LiveOcean Model Enhancement

Project Team

Lead Principal Investigator: Parker MacCready, UW

Project Overview and Results

The overall goal of the proposed work is to transition the LiveOcean model to a state of sustainable operations hosted by the Northwest Association of Networked Ocean Observing Systems (NANOOS) Regional Association of U.S. IOOS. LiveOcean is a realistic numerical model of ocean circulation and biogeochemistry for the coastal and estuarine waters of the northern California Current System.

The model has been making daily forecasts since late 2015, with steady improvements to reliability, resolution, biogeochemistry, forcing fields, and delivery of results to stakeholders. The model has a well-established and growing group of stakeholders including commercial, tribal, and recreational shellfish and crab fishers, public health managers, scientists, and students. The mature state of the model, and the foreseeable retirement of its lead developer, make this an ideal time to train new operators and transition the system to NANOOS.

The realistic numerical model used here is created using the Regional Ocean Modeling System (ROMS), which integrates the equations of motion and tracer concentration on a rotating, spherical grid. The LiveOcean domain covers all of Oregon, Washington, and Vancouver Island coastal waters, and the Salish Sea – the name for the combined inland waters of Puget Sound, Strait of Georgia, and Strait of Juan de Fuca. The model grid follows lines of constant longitude and latitude, with 500 m spacing in most of the Salish Sea and Washington coastal estuaries, stretching up to 3 km at open boundaries. There are 30 vertical levels, following the bathymetry and free surface. The model is configured to be as realistic as possible, with 45 rivers, 8 tidal constituents, open ocean conditions from a global data-assimilative model (HYCOM), and high-resolution (1.4 km) atmospheric forcing from a regional weather forecast model. The model builds upon prior realistic configurations focused inside of the Salish Sea and on the open coast. The model system includes biogeochemical fields: nitrate, phytoplankton, zooplankton, two sizes of detritus, oxygen, dissolved inorganic carbon, and alkalinity, developed as part of several large, multidisciplinary field programs. Details of the model setup and extensive validation against observations are given in MacCready et al. (2021). Typical root-mean-square errors (RMSE) between model and observations are 31 cm for sea surface height, 0.97 psu for salinity, 0.73 °C for temperature, and 1.09 mg L-1 for dissolved oxygen (DO). We have an archive of over four years of hourly hindcast model output (late 2016 through present). The model is run quasi-operationally, making three-day forecasts every day, the results of which are available to stakeholders through several portals including the LiveOcean Homepage:, the NANOOS Visualization System, NVS:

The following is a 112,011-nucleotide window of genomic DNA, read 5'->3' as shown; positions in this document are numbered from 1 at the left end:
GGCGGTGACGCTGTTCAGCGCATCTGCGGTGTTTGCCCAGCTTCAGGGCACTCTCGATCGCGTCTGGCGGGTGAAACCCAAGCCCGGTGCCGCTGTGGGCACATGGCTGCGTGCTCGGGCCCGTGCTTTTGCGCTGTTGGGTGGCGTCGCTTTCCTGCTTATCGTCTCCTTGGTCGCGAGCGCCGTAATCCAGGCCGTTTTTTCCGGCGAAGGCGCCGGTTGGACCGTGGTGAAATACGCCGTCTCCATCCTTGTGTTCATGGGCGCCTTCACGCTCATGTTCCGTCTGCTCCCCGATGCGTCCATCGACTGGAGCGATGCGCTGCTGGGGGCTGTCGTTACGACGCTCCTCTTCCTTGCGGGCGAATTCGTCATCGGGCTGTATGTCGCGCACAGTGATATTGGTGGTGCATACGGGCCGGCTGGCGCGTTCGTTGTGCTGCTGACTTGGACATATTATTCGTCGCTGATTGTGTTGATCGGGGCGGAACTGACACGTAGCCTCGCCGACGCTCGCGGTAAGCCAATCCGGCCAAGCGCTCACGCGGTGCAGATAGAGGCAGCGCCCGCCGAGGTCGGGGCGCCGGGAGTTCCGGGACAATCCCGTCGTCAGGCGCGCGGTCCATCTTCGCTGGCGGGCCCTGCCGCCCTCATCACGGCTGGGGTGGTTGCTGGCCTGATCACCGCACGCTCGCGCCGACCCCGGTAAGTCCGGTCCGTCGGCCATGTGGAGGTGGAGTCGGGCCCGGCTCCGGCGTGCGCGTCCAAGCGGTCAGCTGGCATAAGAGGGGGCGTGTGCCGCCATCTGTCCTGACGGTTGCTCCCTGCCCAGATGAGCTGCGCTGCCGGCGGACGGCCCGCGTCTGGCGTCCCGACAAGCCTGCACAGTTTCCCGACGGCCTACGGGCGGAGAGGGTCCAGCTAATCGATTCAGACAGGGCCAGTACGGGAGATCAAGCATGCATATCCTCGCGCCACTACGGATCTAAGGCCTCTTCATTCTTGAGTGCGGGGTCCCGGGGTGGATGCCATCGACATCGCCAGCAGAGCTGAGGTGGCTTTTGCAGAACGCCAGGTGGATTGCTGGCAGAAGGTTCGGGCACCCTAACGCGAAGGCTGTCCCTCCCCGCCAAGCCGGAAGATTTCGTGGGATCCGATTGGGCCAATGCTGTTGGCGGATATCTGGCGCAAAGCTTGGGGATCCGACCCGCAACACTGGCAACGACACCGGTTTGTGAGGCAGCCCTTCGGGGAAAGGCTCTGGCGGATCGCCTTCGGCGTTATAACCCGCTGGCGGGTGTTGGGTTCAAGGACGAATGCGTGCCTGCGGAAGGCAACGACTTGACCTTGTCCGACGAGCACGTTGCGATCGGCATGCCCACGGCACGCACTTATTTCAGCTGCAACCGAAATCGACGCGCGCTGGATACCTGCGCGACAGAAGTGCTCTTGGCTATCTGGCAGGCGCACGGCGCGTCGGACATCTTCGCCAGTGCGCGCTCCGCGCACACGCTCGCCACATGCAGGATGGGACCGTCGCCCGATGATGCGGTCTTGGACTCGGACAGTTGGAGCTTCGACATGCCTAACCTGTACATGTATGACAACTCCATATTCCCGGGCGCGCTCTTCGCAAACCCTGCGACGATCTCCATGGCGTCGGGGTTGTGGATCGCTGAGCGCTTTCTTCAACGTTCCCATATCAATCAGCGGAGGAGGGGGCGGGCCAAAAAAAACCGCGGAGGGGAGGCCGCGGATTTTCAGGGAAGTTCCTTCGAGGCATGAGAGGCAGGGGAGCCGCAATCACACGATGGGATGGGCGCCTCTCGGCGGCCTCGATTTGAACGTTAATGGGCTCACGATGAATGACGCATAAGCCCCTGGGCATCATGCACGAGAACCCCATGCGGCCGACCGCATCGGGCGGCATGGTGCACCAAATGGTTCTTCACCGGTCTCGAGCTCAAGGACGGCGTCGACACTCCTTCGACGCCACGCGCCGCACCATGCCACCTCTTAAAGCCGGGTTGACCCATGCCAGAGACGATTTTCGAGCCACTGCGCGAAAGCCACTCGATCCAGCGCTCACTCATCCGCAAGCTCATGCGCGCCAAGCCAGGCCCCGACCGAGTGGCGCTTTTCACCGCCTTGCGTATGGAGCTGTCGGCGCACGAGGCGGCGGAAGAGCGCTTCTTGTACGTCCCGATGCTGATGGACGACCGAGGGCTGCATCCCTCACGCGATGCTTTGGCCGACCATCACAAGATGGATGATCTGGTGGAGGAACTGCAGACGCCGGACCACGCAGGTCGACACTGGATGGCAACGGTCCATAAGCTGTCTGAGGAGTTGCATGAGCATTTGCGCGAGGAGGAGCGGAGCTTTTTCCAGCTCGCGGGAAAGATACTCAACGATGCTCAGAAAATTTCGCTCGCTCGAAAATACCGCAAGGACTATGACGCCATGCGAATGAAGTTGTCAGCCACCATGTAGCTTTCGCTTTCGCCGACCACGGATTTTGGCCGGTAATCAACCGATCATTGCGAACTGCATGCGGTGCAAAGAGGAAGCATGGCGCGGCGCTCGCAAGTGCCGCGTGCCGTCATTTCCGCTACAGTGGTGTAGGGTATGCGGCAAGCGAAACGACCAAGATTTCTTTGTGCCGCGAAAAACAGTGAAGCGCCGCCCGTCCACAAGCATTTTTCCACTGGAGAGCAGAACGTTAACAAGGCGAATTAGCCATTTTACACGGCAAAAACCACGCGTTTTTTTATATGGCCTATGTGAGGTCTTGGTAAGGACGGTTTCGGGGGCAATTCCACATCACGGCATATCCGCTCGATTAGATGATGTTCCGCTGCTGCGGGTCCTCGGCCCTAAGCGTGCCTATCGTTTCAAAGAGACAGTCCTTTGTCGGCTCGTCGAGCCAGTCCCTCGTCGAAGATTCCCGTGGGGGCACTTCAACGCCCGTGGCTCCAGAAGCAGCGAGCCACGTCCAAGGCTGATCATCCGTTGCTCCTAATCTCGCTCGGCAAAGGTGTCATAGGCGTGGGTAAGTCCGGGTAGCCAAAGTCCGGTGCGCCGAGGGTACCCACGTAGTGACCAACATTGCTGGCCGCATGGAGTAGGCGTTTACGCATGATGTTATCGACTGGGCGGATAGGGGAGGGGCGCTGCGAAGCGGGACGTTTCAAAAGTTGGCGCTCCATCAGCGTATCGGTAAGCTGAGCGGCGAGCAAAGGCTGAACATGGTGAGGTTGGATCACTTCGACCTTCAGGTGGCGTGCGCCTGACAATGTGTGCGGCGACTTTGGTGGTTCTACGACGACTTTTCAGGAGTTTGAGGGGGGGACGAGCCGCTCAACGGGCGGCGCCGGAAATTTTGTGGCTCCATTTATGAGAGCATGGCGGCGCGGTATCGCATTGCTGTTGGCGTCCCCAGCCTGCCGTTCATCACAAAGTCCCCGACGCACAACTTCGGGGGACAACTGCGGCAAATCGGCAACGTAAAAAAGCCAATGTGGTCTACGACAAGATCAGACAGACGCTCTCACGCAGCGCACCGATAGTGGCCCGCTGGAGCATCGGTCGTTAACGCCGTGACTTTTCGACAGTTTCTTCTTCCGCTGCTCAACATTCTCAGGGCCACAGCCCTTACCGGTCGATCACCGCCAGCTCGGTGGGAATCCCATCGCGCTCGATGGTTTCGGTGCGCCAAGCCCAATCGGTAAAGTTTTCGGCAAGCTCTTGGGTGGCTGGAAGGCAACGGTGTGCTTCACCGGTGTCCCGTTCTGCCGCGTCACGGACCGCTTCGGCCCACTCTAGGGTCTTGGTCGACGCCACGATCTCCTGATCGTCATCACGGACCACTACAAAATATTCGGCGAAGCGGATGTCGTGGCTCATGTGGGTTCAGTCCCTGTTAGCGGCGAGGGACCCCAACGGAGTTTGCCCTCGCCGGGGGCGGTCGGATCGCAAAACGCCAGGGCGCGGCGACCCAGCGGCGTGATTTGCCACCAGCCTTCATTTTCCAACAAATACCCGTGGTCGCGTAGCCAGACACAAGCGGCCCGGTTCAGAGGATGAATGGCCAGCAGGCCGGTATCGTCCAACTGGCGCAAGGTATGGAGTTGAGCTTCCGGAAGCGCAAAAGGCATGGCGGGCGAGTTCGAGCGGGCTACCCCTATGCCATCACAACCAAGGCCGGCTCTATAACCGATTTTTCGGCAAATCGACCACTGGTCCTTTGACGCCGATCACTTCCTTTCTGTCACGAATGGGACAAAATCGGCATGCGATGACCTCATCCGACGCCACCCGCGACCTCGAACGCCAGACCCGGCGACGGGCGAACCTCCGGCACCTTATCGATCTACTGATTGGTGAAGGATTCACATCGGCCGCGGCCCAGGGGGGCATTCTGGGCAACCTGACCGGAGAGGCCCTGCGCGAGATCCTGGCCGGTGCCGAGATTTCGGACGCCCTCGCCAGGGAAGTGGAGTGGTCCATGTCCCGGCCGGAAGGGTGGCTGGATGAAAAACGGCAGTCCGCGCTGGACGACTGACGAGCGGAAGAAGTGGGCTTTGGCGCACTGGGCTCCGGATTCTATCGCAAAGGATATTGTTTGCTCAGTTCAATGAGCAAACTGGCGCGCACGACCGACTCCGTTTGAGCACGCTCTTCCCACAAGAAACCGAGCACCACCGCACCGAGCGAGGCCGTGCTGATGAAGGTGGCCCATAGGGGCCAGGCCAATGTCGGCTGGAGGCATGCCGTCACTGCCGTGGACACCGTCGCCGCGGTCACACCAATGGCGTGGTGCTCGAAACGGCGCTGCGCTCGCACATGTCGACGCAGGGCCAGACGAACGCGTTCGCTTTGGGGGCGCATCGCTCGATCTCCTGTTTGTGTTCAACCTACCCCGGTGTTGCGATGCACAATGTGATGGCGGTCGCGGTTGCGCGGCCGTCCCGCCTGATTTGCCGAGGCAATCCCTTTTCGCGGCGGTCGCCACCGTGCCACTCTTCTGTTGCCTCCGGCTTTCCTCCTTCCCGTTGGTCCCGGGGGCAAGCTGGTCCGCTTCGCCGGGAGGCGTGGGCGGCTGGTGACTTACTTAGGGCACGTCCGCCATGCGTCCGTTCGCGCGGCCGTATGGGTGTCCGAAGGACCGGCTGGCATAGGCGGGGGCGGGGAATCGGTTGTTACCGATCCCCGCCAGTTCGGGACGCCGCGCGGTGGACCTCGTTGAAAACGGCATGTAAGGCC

Brief Synopsis

LiveOcean model enhancement and transition to operations, University of Washington: LiveOcean is a computer model of ocean circulation and biogeochemistry that makes detailed, daily forecasts of currents and water properties including those associated with ocean acidification, hypoxia, harmful algal blooms, and larval transport on fisheries in the Salish Sea and coastal waters of the Northern California Current System. The goal of the proposed work is to test alternative forcing conditions, enhance high-resolution nested sub-models, and transition LiveOcean from its current status as a research tool to an operational asset managed by the NANOOS (UW Applied Physics Lab). Partners: The Northwest Association of Networked Ocean Observing Systems (NANOOS), University of Washington Applied Physics Laboratory, the University of Washington Cooperative Institute for Climate, Ocean, & Ecosystem Studies. Year 1: $299,868.00


MacCready, P., McCabe, R. M., Siedlecki, S. A., Lorenz, M., Giddings, S. N., Bos, J., Albertson, S., Banas, N. S., & Garnier, S. (2021). Estuarine Circulation, Mixing, and Residence Times in the Salish Sea. Journal of Geophysical Research: Oceans, 126(2). doi:10.1029/2020jc016738